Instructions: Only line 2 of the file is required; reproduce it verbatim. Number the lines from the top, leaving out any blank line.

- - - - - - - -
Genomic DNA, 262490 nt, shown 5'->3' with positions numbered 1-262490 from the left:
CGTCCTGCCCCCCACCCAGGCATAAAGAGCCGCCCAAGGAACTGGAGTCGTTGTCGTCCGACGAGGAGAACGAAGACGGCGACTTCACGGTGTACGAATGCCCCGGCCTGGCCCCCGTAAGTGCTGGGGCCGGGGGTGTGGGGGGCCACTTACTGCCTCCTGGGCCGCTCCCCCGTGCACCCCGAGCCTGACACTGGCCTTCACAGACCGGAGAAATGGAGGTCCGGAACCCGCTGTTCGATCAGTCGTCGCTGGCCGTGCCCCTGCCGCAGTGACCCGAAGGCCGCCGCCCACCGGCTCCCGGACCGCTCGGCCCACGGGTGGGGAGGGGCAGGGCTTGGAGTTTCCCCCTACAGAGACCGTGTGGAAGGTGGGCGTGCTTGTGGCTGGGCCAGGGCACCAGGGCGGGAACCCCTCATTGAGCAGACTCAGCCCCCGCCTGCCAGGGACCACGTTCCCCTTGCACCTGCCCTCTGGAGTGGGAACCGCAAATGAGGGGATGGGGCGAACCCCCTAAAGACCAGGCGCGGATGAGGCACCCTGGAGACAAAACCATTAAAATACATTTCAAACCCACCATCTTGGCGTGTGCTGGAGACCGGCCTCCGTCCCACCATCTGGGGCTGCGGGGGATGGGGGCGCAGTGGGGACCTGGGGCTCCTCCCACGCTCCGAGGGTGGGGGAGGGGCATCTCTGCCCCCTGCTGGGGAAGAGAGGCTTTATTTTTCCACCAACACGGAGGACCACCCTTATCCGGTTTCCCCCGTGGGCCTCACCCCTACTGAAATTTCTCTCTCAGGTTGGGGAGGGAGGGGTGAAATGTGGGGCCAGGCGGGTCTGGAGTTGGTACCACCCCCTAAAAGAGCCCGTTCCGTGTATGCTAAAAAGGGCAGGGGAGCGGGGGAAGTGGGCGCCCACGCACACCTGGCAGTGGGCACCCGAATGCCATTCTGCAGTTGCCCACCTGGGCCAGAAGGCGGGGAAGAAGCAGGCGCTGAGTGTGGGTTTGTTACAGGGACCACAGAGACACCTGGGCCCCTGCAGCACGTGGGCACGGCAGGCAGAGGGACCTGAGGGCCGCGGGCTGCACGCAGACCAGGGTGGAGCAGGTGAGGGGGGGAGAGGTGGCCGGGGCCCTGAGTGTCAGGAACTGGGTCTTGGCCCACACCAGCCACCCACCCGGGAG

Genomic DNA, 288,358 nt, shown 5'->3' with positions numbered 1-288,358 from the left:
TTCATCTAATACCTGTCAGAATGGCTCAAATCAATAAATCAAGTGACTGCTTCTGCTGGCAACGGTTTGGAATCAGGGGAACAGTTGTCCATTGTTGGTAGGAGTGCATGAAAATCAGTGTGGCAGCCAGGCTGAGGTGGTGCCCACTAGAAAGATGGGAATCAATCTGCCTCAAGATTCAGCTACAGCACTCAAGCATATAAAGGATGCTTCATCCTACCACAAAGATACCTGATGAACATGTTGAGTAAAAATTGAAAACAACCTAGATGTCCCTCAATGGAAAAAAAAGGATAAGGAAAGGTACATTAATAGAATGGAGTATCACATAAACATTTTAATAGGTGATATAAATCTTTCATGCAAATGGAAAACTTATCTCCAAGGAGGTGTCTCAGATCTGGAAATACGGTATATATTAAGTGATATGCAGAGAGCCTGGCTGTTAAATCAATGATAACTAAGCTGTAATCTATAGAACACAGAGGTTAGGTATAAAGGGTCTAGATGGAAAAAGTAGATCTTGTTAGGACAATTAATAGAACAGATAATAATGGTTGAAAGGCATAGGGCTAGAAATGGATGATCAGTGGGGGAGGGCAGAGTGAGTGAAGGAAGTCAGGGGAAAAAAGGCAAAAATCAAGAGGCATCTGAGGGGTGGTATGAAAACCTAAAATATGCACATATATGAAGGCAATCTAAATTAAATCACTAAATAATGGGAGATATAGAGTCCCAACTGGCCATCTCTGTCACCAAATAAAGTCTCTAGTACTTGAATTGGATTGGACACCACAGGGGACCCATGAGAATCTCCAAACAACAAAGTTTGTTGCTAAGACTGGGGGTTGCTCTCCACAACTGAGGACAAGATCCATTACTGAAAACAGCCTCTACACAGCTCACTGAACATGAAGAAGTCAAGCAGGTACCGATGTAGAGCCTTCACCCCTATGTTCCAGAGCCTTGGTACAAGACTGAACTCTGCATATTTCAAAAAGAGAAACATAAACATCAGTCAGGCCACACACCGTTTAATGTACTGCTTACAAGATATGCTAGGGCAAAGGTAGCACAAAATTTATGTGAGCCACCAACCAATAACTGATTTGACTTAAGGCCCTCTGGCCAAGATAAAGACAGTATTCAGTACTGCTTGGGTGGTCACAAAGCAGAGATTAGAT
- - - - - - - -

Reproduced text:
CGTCCTGCCCCCCACCCAGGCATAAAGAGCCGCCCAAGGAACTGGAGTCGTTGTCGTCCGACGAGGAGAACGAAGACGGCGACTTCACGGTGTACGAATGCCCCGGCCTGGCCCCCGTAAGTGCTGGGGCCGGGGGTGTGGGGGGCCACTTACTGCCTCCTGGGCCGCTCCCCCGTGCACCCCGAGCCTGACACTGGCCTTCACAGACCGGAGAAATGGAGGTCCGGAACCCGCTGTTCGATCAGTCGTCGCTGGCCGTGCCCCTGCCGCAGTGACCCGAAGGCCGCCGCCCACCGGCTCCCGGACCGCTCGGCCCACGGGTGGGGAGGGGCAGGGCTTGGAGTTTCCCCCTACAGAGACCGTGTGGAAGGTGGGCGTGCTTGTGGCTGGGCCAGGGCACCAGGGCGGGAACCCCTCATTGAGCAGACTCAGCCCCCGCCTGCCAGGGACCACGTTCCCCTTGCACCTGCCCTCTGGAGTGGGAACCGCAAATGAGGGGATGGGGCGAACCCCCTAAAGACCAGGCGCGGATGAGGCACCCTGGAGACAAAACCATTAAAATACATTTCAAACCCACCATCTTGGCGTGTGCTGGAGACCGGCCTCCGTCCCACCATCTGGGGCTGCGGGGGATGGGGGCGCAGTGGGGACCTGGGGCTCCTCCCACGCTCCGAGGGTGGGGGAGGGGCATCTCTGCCCCCTGCTGGGGAAGAGAGGCTTTATTTTTCCACCAACACGGAGGACCACCCTTATCCGGTTTCCCCCGTGGGCCTCACCCCTACTGAAATTTCTCTCTCAGGTTGGGGAGGGAGGGGTGAAATGTGGGGCCAGGCGGGTCTGGAGTTGGTACCACCCCCTAAAAGAGCCCGTTCCGTGTATGCTAAAAAGGGCAGGGGAGCGGGGGAAGTGGGCGCCCACGCACACCTGGCAGTGGGCACCCGAATGCCATTCTGCAGTTGCCCACCTGGGCCAGAAGGCGGGGAAGAAGCAGGCGCTGAGTGTGGGTTTGTTACAGGGACCACAGAGACACCTGGGCCCCTGCAGCACGTGGGCACGGCAGGCAGAGGGACCTGAGGGCCGCGGGCTGCACGCAGACCAGGGTGGAGCAGGTGAGGGGGGGAGAGGTGGCCGGGGCCCTGAGTGTCAGGAACTGGGTCTTGGCCCACACCAGCCACCCACCCGGGAG